Thoughts on the Dark Night


Douglas Steere wrote some very helpful books in the last century. Below is a quotation from one of them on the theme of the dark night of the soul that I found helpful.

“Teresa of Avila and her great companion, John of the Cross, have both written of a stage on the mystic way known as the dark night of the soul, where all the light of warmth and joy in their spiritual lives seemed quenched, and where in their desolation they seemed destined to go on wearily plodding through the darkness, forsaken by every comfort and consolation, and despairing of ever finding light again. To those who flung themselves on God and went on, however, they give ardent testimony that this state passed away and a new sense of their utter reliance on Him and His bounty emerged. Now they were tested. Now they knew at first hand that nothing, “neither death, nor life, nor angels, nor principalities, nor powers, nor things present, nor things to come, nor height, nor depth, nor any other creature, shall be able to separate us from the love of God, which is in Christ Jesus our Lord” (Rom. 8:38, 39). Until this has taken place the estate of rapture is still young and [immature] and in a way is not yet theirs. Only as they work through it, incorporate it, lose it, and by faithfulness regain it again do the deeper stages of contemplation come to them.” (Steere, Douglas. Work & Contemplation. New York: Harper & Brothers, Publishers, p. 133-34).

It seems absurd or at least self-congratulating to say that this resonates. So much of my recent journey for so long, probably mostly because of my own weakness and dullness, has felt dark to me. More recently, perhaps as a fruit of the level of personal and relational honesty that has come from the counseling process I’ve been in since April 2008, I have felt an occasional lightness, freedom, peacefulness, hopefulness and energy that most definitely does not feel sourced in myself. It feels like something rising up from deeper places within me where God has come to be more at home through Christ and by the Spirit. (I said this sounds a little arrogant, but it’s how I feel and what it seems like to me).

I feel like God had to prove, by experience, that nothing could separate me from His love by allowing them all to try to do just that. It hasn’t been much fun (which puts it in the mildest possible language). This sense of my experience of God being so easily lost has been a cause of humble longing for greater and simpler dependence on Him. There is a subtle shift from focusing on my experience of God towards my experience of God. The words are exactly the same but the emphasis is completely different.

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Making Room For Peace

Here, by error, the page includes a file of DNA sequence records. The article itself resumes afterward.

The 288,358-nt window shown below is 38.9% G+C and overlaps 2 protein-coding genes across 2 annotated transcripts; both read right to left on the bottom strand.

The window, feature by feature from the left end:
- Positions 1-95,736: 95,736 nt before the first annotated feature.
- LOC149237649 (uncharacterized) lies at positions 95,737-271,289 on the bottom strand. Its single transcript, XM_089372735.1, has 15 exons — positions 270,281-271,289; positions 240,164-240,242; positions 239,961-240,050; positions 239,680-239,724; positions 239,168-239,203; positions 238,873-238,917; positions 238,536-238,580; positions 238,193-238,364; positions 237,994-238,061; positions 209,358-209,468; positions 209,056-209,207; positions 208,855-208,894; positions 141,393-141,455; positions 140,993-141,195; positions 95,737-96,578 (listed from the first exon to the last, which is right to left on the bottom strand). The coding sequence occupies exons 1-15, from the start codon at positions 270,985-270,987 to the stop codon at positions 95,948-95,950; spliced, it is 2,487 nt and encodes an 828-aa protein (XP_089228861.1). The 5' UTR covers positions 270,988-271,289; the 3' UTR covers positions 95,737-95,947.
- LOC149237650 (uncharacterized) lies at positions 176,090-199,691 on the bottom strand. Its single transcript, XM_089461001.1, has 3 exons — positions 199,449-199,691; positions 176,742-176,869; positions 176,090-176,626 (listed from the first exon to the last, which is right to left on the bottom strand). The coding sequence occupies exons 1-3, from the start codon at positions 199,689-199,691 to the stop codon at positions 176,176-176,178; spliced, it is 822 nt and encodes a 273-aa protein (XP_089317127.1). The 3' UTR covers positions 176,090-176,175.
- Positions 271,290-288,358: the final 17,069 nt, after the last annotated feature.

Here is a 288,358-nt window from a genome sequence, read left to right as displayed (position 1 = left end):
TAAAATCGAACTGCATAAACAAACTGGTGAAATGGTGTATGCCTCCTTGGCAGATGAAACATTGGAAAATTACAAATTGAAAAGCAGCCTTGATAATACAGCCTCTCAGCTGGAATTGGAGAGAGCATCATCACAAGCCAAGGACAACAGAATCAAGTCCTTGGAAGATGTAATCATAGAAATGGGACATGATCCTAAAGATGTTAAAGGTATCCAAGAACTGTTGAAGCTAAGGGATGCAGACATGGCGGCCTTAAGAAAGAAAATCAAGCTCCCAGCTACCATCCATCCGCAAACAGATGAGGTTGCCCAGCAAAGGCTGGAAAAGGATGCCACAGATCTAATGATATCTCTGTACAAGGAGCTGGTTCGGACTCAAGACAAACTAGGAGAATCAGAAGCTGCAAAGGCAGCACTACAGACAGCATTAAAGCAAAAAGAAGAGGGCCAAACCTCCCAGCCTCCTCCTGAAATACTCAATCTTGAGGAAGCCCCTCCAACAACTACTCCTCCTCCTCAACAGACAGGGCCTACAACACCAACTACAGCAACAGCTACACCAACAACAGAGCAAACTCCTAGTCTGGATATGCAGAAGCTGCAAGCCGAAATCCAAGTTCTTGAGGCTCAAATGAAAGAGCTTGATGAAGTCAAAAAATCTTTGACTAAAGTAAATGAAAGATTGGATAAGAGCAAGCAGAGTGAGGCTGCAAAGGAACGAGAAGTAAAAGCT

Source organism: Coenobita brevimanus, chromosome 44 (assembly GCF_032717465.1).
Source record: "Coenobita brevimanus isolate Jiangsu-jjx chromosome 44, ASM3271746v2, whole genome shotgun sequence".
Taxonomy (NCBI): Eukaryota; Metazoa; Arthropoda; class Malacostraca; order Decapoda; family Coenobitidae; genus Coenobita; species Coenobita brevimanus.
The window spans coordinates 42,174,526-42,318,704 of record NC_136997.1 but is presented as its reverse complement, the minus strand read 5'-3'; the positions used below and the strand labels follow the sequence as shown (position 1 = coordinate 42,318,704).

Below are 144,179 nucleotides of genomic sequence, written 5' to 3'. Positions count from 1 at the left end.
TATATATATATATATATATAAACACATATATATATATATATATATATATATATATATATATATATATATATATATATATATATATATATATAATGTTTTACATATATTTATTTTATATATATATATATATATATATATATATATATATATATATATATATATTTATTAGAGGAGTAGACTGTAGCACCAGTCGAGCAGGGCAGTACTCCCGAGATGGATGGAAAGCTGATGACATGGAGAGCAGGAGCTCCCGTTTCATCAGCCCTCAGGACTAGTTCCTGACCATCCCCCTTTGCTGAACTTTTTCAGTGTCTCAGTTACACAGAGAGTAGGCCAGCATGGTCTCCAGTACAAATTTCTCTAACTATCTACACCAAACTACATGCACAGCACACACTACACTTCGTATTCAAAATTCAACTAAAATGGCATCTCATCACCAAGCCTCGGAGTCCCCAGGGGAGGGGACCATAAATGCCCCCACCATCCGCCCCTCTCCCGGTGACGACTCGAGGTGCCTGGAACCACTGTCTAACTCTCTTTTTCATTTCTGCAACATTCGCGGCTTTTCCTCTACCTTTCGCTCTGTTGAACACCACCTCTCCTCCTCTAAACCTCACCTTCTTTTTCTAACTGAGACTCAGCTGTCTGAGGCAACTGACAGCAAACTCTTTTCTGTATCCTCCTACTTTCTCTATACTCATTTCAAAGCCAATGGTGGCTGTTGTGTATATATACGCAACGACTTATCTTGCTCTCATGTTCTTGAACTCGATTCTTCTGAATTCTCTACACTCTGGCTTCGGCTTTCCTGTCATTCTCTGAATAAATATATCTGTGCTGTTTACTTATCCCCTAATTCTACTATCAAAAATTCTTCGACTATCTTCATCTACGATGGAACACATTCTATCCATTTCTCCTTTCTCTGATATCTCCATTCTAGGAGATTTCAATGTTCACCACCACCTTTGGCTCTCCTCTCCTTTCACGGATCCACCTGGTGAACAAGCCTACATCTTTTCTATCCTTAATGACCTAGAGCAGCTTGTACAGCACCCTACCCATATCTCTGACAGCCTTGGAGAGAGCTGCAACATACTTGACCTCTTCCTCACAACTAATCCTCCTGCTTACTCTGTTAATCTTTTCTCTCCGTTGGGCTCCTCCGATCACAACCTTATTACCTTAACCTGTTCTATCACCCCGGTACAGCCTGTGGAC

An edited journal excerpt from June 1991

“And the peace of God, which transcends all understanding,
will guard your hearts and your minds in Christ Jesus (Philippians 4:7).”

I’ve been reading more in The Dark Night of the Soul by John of the Cross. The page I started with was so rich that I never turned it.

Simply put, he suggested that when God seeks to put within us a deep peace that is truly beyond our comprehension, He has to remove all traces of the peace that we can sense. When my circumstances are anything but peaceful, when conflict enters my life, when my heart is tempted to worry and concern, this is the very place where I can receive a peace that transcends all understanding.

Paul is not talking theoretically. He speaks with credibility from his prison cell. He isn’t talking about peace from a seat on the beach. He is talking about peace from a no-peace environment.

It seems God will not give us a peace beyond understanding until he removes the peace that we have come to understand. It may well be when I feel the least peace that I have opportunity to learn the deepest sort of peace in God.

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A Good Word: Spiritual Sunrise After a Dark Night


“Teresa of Avila and her great companion, John of the Cross, have both written of a stage on the [journey] known as the dark night of the soul, where all the light of warmth and joy in their spiritual lives seemed quenched, and where in their desolation they seemed destined to go on wearily plodding through the darkness, forsaken by every comfort and consolation, and despairing of ever finding light again. To those who flung themselves on God and went on, however, they give ardent testimony that this state passed away and a new sense of their utter reliance on Him and His bounty emerged. Now they were tested. Now they knew at first hand that nothing, “neither death, nor life, nor angels, nor principalities, nor powers, nor things present, nor things to come, nor height, nor depth, nor any other creature, shall be able to separate us from the love of God, which is in Christ Jesus our Lord” (Rom. 8:38, 39). Until this has taken place the estate of rapture is still young and [immature] and in a way is not yet theirs. Only as they work through it, incorporate it, lose it, and by faithfulness regain it again do the deeper stages of contemplation come to them.” (Steere, Douglas. Work & Contemplation. New York: Harper & Brothers, Publishers, p. 133-34).

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